Person:Charles Carter (11)

Col. Charles Carter, of Cleve Plantation, VA
m. 1701
  1. Anne Carterabt 1702 - 1745
  2. Robert Carter1704 - 1732
  3. Sarah Carter1705 -
  4. Betty Carter1706 -
  5. Col. Charles Carter, of Cleve Plantation, VA1707 - 1764
  6. Ludlow Carter1708 -
  7. Col. Landon Carter1710 - 1778
  8. Mary Carter1712 - 1736
  9. Lucy Carter1715 - 1763
  10. George CarterABT 1718 - BET 1741 AND 1742
  • HCol. Charles Carter, of Cleve Plantation, VA1707 - 1764
  • WMary Walker1708 - 1742
m. abt. 1728
  1. Elizabeth CarterBEF 1734 -
  2. Mary Walker Carter1736 - 1770
  3. Anna Carter1736 - 1766-1830
  4. Charles Carter1738 - 1796
  5. Judith Carter1739 - 1764
  • HCol. Charles Carter, of Cleve Plantation, VA1707 - 1764
  • WAnne Byrd1724/25 - 1757
m. 1742
  1. Lucy CarterBET 1742 AND 1757 -
  2. John Hill CarterBET 1742 AND 1757 -
  3. Anne Byrd CarterBET 1742 AND 1757 - 1804
  4. Jane Byrd CarterBET 1742 AND 1757 -
  5. Marie Carter1751 -
  6. Capt. Landon Carter1751 - 1800
  7. Sarah CarterBEF 1755 -
  8. Caroline Carter1756 - 1799
  • HCol. Charles Carter, of Cleve Plantation, VA1707 - 1764
  • WLucy Taliaferro1734 - 1764
m. 1762
  1. Ann Walker CarterBET 1762 AND 1764 -
Facts and Events
Name Col. Charles Carter, of Cleve Plantation, VA
Gender Male
Alt Birth? 1704 King George County, Virginia
Birth? 1707 Corotoman, Lancaster County, Virginia
Marriage abt. 1728 to Mary Walker
Marriage 1742 prob. Virginiato Anne Byrd
Marriage 1762 to Lucy Taliaferro
Death? 1764 Cleve, King George, Virginia, United States

Early Survey in Augusta County, VA Records

Col. Charles Carter had an early land survey, that is listed in the records of Augusta County, Virginia, as follows:

From Chalkley's:

  • (76) 10 ber ye 7, 1738, survey for Col. Charles Carter, beginning at a White Oak and Hiccory, corner to Col. Carter on ye Flat Grounds ye Mount Run. Ys was laid off for a for ye said Carter called ye Horsepen and contains 465 acres. (Note: this land was apparently in an outlying area of the Beverley Patent in old Augusta County, perhaps neighboring another County, and not in Beverley Manor or in the Borden Tract)

Early Land Acquisitions in Virginia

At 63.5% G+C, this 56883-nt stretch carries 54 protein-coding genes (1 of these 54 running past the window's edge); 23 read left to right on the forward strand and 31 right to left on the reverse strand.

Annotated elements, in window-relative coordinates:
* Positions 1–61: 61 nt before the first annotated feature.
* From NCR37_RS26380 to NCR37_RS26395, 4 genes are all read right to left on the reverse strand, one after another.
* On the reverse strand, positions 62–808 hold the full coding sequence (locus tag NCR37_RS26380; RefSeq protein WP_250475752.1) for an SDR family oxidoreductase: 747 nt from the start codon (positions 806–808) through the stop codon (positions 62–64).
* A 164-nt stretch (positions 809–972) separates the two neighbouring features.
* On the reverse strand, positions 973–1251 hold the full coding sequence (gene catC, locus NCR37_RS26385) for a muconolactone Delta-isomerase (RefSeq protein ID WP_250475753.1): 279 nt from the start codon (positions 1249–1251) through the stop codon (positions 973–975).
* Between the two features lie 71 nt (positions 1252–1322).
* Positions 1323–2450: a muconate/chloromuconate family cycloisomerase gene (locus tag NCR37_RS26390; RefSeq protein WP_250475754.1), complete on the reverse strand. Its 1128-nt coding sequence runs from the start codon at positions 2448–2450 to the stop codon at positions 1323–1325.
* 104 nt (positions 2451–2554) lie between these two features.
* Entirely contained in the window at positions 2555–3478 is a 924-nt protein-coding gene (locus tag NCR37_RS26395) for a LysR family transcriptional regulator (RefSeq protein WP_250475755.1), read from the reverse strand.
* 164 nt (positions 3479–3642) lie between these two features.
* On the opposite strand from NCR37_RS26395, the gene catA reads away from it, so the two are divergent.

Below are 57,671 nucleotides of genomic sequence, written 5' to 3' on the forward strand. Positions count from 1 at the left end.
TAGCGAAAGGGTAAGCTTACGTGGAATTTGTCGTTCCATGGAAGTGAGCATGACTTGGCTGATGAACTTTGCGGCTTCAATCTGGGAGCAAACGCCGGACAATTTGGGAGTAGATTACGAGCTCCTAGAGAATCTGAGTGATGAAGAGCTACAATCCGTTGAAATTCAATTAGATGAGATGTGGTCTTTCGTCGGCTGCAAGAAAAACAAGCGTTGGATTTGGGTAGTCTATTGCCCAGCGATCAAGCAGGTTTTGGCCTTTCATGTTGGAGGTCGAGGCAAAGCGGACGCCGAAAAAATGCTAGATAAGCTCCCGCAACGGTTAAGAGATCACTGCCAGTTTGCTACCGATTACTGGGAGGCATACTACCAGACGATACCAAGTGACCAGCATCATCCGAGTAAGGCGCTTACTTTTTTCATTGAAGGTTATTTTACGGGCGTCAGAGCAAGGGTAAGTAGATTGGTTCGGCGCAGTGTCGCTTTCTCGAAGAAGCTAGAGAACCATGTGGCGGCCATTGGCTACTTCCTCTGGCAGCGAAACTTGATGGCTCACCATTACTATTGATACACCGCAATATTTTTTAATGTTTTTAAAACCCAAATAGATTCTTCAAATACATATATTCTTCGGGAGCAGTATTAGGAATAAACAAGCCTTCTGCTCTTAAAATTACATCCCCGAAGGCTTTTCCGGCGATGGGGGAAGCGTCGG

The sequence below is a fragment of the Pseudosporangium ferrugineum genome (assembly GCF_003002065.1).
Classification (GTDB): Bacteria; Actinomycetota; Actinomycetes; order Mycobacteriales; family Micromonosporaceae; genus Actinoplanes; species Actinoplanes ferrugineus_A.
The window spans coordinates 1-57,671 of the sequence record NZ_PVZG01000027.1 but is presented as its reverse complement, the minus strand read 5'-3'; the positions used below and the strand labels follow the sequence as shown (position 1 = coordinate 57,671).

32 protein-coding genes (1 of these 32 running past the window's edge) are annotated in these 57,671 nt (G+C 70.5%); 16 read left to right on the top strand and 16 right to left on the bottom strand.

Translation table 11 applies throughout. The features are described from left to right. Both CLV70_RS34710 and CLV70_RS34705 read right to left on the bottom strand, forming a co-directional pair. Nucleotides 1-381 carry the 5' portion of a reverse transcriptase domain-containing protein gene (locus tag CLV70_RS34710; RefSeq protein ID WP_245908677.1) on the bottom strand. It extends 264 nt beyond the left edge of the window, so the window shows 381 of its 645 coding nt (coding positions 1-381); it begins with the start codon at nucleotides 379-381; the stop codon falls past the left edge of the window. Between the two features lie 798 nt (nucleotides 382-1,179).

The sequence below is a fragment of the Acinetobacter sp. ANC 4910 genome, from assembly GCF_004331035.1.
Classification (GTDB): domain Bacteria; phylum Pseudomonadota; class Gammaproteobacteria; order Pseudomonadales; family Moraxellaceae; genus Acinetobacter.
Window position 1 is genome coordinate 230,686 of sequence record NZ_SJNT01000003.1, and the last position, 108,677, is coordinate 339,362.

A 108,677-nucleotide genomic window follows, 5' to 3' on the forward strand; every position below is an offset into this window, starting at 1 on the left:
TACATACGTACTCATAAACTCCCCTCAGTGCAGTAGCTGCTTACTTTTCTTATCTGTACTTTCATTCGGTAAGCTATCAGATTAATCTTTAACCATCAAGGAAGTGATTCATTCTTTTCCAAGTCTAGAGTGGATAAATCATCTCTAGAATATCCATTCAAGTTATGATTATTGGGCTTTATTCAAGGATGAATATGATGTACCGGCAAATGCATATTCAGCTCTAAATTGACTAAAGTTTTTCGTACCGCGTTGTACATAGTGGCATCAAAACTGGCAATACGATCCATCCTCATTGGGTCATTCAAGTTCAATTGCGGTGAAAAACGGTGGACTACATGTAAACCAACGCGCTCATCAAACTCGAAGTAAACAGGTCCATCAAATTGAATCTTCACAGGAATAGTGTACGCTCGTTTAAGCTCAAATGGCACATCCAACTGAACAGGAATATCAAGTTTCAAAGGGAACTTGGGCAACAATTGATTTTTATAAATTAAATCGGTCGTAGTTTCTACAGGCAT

Acquisition of Land in King George County, VA:

  • E-142: Charles Carter Esq. of King George County obtained promise of Deed from his Father Col. Carter, Agt., who died before Deed issued. Plat 4 Feb. 1731/2. Surv. by Mr. John Warner. Grant to Carter for 1.997 acres in King George County adj. Mr. John Waugh, Mr. James Innis, Wilkinson's line, Catlet's line, Vicary's Patent now Col. Todd's, Clayburn's Run. 11 Mar. 1739. [Virginia Northern Neck Land Grants, 1694-1742, Vol. 1, Gertrude E. Gray, pg. 128].

Acquisition of Land from Orange County, Virginia Records:

  • Pages 11-12. 2 Sept. 1742. John Chisum of Orange County to Chas. Carter, Esq., of King George County. For £10. 80 acres on the Beaverdam Run, part of a patin granted to Chizam 10 June 1737, the other part being included in an elder pattent purchased by Carter and confirmed to him by a judgment in the General Court. (signed) John Chisum. Wit: William White, Thomas Spoldin, Peter (P) Cox. 26 9ber [Nov.] 1742. Acknowledged by John Chissum. Rebecca wife of said Robt. [sic] relinquished here right of dower. [Orange County Virginia Deed Book 7, Dorman, pg. 39].

Disposition of Land from Orange County, Virginia Records:

  • Pages 371-73. 15 Jan. 1740 [1741]. Charles Carter, Esqr., of King George County to William Johnson of Orange County. Lease for lives of Wm. Johnson, Wm. Johnson Junr. and Robert Johnson. 150 acres, part of Mount Pone lying upon Mountain Run... line of the old pattent... corner to lot no. 12... Yearly rent, 530 pounds of tobacco. Johnson agrees to pay quit rents, to build one dwelling house twenty feet long and sixteen feet wide with an inside chimney and one tobacco house thirty feet long and twenty feet wide after the manner of Virginia buildings, to plant an orchard of 100 apple trees and the like number of peach trees, to dispose of no timber otherwise than for the use of the tenement nor to work above two servants or slaves on the tenement. If Johnson for two years fail in the payment of rent, it shall be lawful for Charles Carter to reenter. (signed) Chs. Carter. Wit: Samuel Ball, Henry Machen. 26 March 1741. Acknowedged by Thomas Hord in behalf of Charles Carter, Esqr. [Orange County Virginia Deed Book 4, Dorman, pg. 59].